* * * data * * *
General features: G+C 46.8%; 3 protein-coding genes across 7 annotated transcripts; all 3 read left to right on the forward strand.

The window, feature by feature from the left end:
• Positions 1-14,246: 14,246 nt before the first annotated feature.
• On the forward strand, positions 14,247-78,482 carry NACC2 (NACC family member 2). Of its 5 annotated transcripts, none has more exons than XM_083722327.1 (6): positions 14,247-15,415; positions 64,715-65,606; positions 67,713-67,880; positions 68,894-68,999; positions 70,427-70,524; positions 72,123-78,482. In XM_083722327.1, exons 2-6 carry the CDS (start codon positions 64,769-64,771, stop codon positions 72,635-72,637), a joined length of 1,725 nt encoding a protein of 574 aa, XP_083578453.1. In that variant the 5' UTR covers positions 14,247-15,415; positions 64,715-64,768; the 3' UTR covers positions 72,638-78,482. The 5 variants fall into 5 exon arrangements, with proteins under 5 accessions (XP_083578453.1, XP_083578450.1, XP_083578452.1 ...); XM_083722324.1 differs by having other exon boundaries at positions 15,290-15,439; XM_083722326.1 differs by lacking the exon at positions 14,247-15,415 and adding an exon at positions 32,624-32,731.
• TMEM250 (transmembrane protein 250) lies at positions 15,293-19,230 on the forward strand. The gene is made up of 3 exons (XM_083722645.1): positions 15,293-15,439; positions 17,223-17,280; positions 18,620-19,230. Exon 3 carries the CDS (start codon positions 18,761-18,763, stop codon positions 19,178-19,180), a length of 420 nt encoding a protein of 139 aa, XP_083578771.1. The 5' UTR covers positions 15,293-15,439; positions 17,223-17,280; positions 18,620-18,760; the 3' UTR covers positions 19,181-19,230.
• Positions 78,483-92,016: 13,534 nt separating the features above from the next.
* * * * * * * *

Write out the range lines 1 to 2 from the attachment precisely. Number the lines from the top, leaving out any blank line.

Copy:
General features: G+C 46.8%; 3 protein-coding genes across 7 annotated transcripts; all 3 read left to right on the forward strand.

The window, feature by feature from the left end: